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Now one of the best marks of the goodness of all inspirations in general, and particularly of extraordinary ones, is the peace and tranquillity of the heart that receives them: for though indeed the Holy Ghost is violent, yet his violence is gentle, sweet and peaceful. He comes as a mighty wind, and as a heavenly thunder, but he does not overthrow the Apostles, he troubles them not; the fear which they had in hearing the sound was of no continuance, but was immediately followed by a sweet assurance. That is why this fire sits upon each of them, taking and causing a sacred repose; and as our Saviour is called a peaceful or pacific Solomon, so is his spouse called Sulamitess, calm and daughter of peace: and the voice, that is, the inspiration, of the bridegroom does not in any sort disquiet or trouble her, but draws her so sweetly that he makes her soul deliciously melt and, as it were, flow out into him: My soul, says she, melted when my beloved spoke: and though she be warlike and martial, yet is she withal so peaceable, that amidst armies and battles she maintains the concord of an unequalled melody. What shalt thou see, saith she, in the Sulamitess but the choirs of armies? Her armies are choirs, that is, harmonies of singers; and her choirs are armies, because the weapons of the Church and of the devout soul, are only prayers, hymns, canticles and psalms. Thus it is that those servants of God who had the highest and sublimest inspirations were the most mild and peaceable men in the world, as Abraham, Isaac, Jacob: Moses is styled the meekest of men; David is lauded for his mildness. On the contrary, the evil spirit is turbulent, rough, disturbing; and those who follow infernal suggestions, taking them to be heavenly inspirations, are as a rule easily known, because they are unquiet, headstrong, haughty, ready to undertake or meddle with all affairs, men who under the cloak of zeal turn everything upside down, censure every one, chide every one, find fault with everything; they are persons who will not be directed, will not give in to any one, will bear nothing, but gratify the passions of self-love under the name of jealousy for God's honour.  (Treatise on the Love of God, Book VIII, Ch. XII)

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I speak of a noble, real, productive and solid humility, which makes us supple to correction,
pliable and prompt to obedience. While the incomparable Simeon Stylites was yet a novice at
Teleda, he made himself indocile to the advice of his superiors, who wished to hinder him from practising so many strange austerities, which he did with an inordinate cruelty to himself; so that at length he was on this account turned out of the monastery, as being too little capable of the mortification of the heart, and too much addicted to that of the body.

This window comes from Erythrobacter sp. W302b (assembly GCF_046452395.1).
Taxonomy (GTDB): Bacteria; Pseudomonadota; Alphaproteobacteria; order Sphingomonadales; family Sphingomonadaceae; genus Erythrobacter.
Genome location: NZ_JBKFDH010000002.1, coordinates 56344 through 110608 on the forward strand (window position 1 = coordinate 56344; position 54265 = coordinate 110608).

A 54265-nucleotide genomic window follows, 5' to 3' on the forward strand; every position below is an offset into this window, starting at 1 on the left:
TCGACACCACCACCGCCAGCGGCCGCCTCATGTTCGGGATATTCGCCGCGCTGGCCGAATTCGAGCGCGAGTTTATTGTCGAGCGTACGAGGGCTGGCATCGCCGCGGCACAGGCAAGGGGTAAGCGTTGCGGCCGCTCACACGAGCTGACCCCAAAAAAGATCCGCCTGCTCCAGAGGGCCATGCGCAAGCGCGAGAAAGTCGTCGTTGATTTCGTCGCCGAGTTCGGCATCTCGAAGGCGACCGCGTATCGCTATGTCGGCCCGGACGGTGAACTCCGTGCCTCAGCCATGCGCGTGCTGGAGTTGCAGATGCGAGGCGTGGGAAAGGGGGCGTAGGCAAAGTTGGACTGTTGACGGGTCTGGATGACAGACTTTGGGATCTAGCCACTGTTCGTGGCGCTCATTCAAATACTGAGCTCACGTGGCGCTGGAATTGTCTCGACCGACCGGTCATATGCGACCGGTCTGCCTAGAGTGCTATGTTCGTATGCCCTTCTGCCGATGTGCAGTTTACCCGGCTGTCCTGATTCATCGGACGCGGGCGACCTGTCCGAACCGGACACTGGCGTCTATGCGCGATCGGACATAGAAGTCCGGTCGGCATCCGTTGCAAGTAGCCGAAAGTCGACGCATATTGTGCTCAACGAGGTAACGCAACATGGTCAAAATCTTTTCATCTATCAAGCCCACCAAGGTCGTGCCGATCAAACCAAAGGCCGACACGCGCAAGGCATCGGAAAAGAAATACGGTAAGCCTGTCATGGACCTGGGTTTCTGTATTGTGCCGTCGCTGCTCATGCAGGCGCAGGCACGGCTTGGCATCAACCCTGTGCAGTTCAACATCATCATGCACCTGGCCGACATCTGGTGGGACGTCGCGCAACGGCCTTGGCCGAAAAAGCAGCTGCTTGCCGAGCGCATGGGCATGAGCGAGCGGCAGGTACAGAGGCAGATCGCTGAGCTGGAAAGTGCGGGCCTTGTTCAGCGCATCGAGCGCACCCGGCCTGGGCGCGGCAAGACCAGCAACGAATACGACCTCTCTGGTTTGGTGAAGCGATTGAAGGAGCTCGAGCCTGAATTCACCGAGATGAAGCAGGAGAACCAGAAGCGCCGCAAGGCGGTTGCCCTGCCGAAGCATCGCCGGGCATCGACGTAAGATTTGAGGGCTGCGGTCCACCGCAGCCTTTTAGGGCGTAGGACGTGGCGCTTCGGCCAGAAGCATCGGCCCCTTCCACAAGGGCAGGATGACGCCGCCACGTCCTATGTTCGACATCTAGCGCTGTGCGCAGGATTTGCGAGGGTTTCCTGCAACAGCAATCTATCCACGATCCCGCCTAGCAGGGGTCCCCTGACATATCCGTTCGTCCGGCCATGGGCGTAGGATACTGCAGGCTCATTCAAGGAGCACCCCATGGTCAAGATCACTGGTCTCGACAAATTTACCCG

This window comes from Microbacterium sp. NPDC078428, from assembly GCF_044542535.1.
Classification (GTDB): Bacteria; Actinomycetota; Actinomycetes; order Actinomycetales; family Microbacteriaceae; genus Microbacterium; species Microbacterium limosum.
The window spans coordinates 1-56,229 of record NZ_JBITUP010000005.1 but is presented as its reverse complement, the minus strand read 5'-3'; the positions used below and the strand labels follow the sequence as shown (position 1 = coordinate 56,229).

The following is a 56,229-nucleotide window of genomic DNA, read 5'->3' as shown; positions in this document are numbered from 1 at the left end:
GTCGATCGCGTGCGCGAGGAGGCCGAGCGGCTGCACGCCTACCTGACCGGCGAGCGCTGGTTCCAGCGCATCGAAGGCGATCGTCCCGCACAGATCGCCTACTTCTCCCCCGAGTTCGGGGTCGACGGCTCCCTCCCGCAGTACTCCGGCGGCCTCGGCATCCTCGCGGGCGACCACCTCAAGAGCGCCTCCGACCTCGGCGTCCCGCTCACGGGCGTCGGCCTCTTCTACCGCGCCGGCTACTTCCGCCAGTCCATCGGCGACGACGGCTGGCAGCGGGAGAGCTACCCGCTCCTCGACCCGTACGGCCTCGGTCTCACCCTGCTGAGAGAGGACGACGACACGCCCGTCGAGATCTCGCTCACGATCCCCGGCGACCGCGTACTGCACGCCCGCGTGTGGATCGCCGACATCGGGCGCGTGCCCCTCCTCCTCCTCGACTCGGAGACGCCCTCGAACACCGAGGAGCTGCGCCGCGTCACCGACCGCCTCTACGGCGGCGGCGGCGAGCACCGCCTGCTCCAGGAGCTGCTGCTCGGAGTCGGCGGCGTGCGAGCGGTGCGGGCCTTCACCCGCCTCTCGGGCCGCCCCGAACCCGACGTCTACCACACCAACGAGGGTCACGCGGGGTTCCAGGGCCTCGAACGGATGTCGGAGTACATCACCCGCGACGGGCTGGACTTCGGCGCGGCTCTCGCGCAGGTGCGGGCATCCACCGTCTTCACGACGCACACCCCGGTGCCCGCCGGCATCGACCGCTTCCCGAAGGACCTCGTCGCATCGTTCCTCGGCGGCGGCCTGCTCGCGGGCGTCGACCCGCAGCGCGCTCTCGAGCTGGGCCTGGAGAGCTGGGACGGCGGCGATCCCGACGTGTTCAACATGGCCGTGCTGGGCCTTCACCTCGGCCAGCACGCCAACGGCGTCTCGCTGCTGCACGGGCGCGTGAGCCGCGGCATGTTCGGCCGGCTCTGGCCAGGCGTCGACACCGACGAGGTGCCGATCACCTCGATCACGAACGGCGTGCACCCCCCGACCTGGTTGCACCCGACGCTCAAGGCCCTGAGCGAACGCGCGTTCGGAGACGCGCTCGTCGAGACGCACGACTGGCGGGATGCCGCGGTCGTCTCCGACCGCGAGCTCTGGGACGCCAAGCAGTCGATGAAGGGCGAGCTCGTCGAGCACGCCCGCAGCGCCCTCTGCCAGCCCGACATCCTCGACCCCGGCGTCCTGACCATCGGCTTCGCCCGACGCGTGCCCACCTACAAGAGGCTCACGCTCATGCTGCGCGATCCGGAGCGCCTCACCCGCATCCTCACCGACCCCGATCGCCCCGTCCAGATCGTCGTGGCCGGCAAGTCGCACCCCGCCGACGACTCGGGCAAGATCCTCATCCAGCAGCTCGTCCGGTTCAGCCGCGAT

But having entered into himself and become more devout, and more prudent in the spiritual life, he behaved quite differently, as he showed in the following action. When the hermits who were dispersed through the deserts near Antioch knew the extraordinary life which he led upon the pillar, in which he seemed to be either an earthly angel or a heavenly man, they despatched a messenger whom they ordered to speak thus to him from them: Why dost thou, Simeon, leaving the highway trodden by so many great and holy predecessors, follow another, unknown of men, and so different from all that has been seen or heard to this day? Simeon, quit this pillar, and come amongst other men to live, after the manner of life and way of serving God used by the good Fathers who have gone before us. In case Simeon, yielding to their advice and giving in to their will, should show himself ready to descend, they had charged 360 the deputy to leave him free to persevere in the manner of life he had begun, because by his obedience, said those good Fathers, it could well be known that he had undertaken this kind of life by the divine inspiration: but in case he should resist, and, despising their exhortations, follow his own will, it would be necessary to withdraw him thence by violence, and force him to forsake his pillar. The deputy then, being come to the pillar, had no sooner delivered his message, than the great Simeon, without delay, without reservation, without any reply, began to descend with an obedience and humility worthy of his rare sanctity. Which when the deputy saw: stay, said he, O Simeon! remain there, persevere with constancy, take courage, pursue thy enterprise valiantly; thy abiding upon this pillar is from God.
(Treatise on the Love of God, Book VIII, Ch. XIII)
Manuscript Illumination with Saint Dominic Saving the Church
of Saint John Lateran in an Initial A, from a Gradual